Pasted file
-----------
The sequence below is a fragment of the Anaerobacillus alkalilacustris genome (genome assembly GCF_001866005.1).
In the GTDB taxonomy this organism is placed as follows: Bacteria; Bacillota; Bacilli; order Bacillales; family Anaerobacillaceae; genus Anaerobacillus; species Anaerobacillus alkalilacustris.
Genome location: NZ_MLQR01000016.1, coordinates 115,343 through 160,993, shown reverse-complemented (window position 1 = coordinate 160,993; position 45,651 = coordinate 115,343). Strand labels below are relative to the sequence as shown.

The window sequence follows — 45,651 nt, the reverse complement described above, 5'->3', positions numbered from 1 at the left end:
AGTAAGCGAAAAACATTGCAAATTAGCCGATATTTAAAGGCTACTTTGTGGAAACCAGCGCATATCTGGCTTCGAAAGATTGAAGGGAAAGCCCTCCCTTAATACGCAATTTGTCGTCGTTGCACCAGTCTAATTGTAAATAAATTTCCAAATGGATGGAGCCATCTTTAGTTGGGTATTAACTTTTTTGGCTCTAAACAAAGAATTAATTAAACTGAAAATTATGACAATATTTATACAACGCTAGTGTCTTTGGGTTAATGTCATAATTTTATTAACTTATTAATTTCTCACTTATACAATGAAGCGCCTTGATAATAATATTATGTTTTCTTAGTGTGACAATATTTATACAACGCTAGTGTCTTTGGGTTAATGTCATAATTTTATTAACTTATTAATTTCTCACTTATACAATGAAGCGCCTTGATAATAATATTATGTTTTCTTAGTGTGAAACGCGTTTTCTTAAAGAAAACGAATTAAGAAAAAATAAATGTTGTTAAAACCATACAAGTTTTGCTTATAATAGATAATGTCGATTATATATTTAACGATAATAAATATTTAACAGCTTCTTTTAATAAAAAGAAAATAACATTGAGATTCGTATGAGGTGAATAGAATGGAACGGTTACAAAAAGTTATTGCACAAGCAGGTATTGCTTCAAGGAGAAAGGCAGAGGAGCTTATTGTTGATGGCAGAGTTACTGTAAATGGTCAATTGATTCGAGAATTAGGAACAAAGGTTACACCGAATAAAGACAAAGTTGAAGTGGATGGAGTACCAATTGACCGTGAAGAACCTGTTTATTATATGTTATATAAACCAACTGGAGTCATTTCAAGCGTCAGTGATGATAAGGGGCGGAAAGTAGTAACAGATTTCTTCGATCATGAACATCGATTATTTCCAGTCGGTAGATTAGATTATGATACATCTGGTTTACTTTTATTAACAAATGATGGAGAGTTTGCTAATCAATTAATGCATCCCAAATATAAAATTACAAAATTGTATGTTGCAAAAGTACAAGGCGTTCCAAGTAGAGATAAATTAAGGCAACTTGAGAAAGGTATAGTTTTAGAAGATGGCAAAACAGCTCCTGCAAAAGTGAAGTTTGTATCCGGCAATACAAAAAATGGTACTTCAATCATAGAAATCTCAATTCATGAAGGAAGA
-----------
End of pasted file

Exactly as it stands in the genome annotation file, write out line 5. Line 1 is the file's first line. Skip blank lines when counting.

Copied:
AGTAAGCGAAAAACATTGCAAATTAGCCGATATTTAAAGGCTACTTTGTGGAAACCAGCGCATATCTGGCTTCGAAAGATTGAAGGGAAAGCCCTCCCTTAATACGCAATTTGTCGTCGTTGCACCAGTCTAATTGTAAATAAATTTCCAAATGGATGGAGCCATCTTTAGTTGGGTATTAACTTTTTTGGCTCTAAACAAAGAATTAATTAAACTGAAAATTATGACAATATTTATACAACGCTAGTGTCTTTGGGTTAATGTCATAATTTTATTAACTTATTAATTTCTCACTTATACAATGAAGCGCCTTGATAATAATATTATGTTTTCTTAGTGTGACAATATTTATACAACGCTAGTGTCTTTGGGTTAATGTCATAATTTTATTAACTTATTAATTTCTCACTTATACAATGAAGCGCCTTGATAATAATATTATGTTTTCTTAGTGTGAAACGCGTTTTCTTAAAGAAAACGAATTAAGAAAAAATAAATGTTGTTAAAACCATACAAGTTTTGCTTATAATAGATAATGTCGATTATATATTTAACGATAATAAATATTTAACAGCTTCTTTTAATAAAAAGAAAATAACATTGAGATTCGTATGAGGTGAATAGAATGGAACGGTTACAAAAAGTTATTGCACAAGCAGGTATTGCTTCAAGGAGAAAGGCAGAGGAGCTTATTGTTGATGGCAGAGTTACTGTAAATGGTCAATTGATTCGAGAATTAGGAACAAAGGTTACACCGAATAAAGACAAAGTTGAAGTGGATGGAGTACCAATTGACCGTGAAGAACCTGTTTATTATATGTTATATAAACCAACTGGAGTCATTTCAAGCGTCAGTGATGATAAGGGGCGGAAAGTAGTAACAGATTTCTTCGATCATGAACATCGATTATTTCCAGTCGGTAGATTAGATTATGATACATCTGGTTTACTTTTATTAACAAATGATGGAGAGTTTGCTAATCAATTAATGCATCCCAAATATAAAATTACAAAATTGTATGTTGCAAAAGTACAAGGCGTTCCAAGTAGAGATAAATTAAGGCAACTTGAGAAAGGTATAGTTTTAGAAGATGGCAAAACAGCTCCTGCAAAAGTGAAGTTTGTATCCGGCAATACAAAAAATGGTACTTCAATCATAGAAATCTCAATTCATGAAGGAAGA